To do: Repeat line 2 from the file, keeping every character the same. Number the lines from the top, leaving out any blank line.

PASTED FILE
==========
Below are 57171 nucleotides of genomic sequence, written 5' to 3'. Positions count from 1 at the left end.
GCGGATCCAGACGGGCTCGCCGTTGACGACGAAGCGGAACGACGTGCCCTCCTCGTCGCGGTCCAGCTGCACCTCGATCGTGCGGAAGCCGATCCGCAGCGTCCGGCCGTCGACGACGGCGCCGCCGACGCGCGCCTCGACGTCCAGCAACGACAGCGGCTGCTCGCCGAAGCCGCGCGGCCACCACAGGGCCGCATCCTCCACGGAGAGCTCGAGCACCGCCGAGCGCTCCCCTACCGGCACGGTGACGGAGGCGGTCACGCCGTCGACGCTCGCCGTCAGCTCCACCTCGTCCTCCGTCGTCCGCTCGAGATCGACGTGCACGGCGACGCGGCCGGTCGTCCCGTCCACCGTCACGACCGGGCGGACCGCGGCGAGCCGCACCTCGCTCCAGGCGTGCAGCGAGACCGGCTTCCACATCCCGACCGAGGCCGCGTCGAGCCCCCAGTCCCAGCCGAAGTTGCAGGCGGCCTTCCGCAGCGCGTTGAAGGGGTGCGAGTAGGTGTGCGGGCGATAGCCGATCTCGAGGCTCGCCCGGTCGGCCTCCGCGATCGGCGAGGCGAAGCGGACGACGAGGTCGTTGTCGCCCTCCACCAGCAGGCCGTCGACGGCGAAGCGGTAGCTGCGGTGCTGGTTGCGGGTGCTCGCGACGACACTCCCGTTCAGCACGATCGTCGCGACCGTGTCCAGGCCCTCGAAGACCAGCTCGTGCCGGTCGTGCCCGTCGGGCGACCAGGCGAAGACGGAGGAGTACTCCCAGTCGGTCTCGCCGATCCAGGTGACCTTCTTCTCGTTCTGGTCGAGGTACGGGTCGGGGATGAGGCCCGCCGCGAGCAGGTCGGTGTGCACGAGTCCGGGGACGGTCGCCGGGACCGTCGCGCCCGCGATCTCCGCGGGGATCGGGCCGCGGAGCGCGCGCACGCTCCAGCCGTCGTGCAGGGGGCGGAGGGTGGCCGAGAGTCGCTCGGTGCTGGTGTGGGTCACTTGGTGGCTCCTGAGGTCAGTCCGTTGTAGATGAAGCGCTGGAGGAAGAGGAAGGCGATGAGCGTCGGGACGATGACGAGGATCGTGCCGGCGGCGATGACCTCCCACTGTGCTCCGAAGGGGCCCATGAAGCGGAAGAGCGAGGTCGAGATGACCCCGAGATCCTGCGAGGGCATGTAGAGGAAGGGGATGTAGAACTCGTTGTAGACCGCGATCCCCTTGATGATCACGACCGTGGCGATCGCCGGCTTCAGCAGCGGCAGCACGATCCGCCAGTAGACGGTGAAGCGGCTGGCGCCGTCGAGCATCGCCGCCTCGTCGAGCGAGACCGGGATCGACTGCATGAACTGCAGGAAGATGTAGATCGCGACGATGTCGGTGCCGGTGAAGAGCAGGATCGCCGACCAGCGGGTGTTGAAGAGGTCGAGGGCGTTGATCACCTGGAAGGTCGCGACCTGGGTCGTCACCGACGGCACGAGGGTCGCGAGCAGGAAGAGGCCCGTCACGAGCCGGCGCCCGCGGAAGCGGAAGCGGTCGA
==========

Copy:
GCGGATCCAGACGGGCTCGCCGTTGACGACGAAGCGGAACGACGTGCCCTCCTCGTCGCGGTCCAGCTGCACCTCGATCGTGCGGAAGCCGATCCGCAGCGTCCGGCCGTCGACGACGGCGCCGCCGACGCGCGCCTCGACGTCCAGCAACGACAGCGGCTGCTCGCCGAAGCCGCGCGGCCACCACAGGGCCGCATCCTCCACGGAGAGCTCGAGCACCGCCGAGCGCTCCCCTACCGGCACGGTGACGGAGGCGGTCACGCCGTCGACGCTCGCCGTCAGCTCCACCTCGTCCTCCGTCGTCCGCTCGAGATCGACGTGCACGGCGACGCGGCCGGTCGTCCCGTCCACCGTCACGACCGGGCGGACCGCGGCGAGCCGCACCTCGCTCCAGGCGTGCAGCGAGACCGGCTTCCACATCCCGACCGAGGCCGCGTCGAGCCCCCAGTCCCAGCCGAAGTTGCAGGCGGCCTTCCGCAGCGCGTTGAAGGGGTGCGAGTAGGTGTGCGGGCGATAGCCGATCTCGAGGCTCGCCCGGTCGGCCTCCGCGATCGGCGAGGCGAAGCGGACGACGAGGTCGTTGTCGCCCTCCACCAGCAGGCCGTCGACGGCGAAGCGGTAGCTGCGGTGCTGGTTGCGGGTGCTCGCGACGACACTCCCGTTCAGCACGATCGTCGCGACCGTGTCCAGGCCCTCGAAGACCAGCTCGTGCCGGTCGTGCCCGTCGGGCGACCAGGCGAAGACGGAGGAGTACTCCCAGTCGGTCTCGCCGATCCAGGTGACCTTCTTCTCGTTCTGGTCGAGGTACGGGTCGGGGATGAGGCCCGCCGCGAGCAGGTCGGTGTGCACGAGTCCGGGGACGGTCGCCGGGACCGTCGCGCCCGCGATCTCCGCGGGGATCGGGCCGCGGAGCGCGCGCACGCTCCAGCCGTCGTGCAGGGGGCGGAGGGTGGCCGAGAGTCGCTCGGTGCTGGTGTGGGTCACTTGGTGGCTCCTGAGGTCAGTCCGTTGTAGATGAAGCGCTGGAGGAAGAGGAAGGCGATGAGCGTCGGGACGATGACGAGGATCGTGCCGGCGGCGATGACCTCCCACTGTGCTCCGAAGGGGCCCATGAAGCGGAAGAGCGAGGTCGAGATGACCCCGAGATCCTGCGAGGGCATGTAGAGGAAGGGGATGTAGAACTCGTTGTAGACCGCGATCCCCTTGATGATCACGACCGTGGCGATCGCCGGCTTCAGCAGCGGCAGCACGATCCGCCAGTAGACGGTGAAGCGGCTGGCGCCGTCGAGCATCGCCGCCTCGTCGAGCGAGACCGGGATCGACTGCATGAACTGCAGGAAGATGTAGATCGCGACGATGTCGGTGCCGGTGAAGAGCAGGATCGCCGACCAGCGGGTGTTGAAGAGGTCGAGGGCGTTGATCACCTGGAAGGTCGCGACCTGGGTCGTCACCGACGGCACGAGGGTCGCGAGCAGGAAGAGGCCCGTCACGAGCCGGCGCCCGCGGAAGCGGAAGCGGTCGA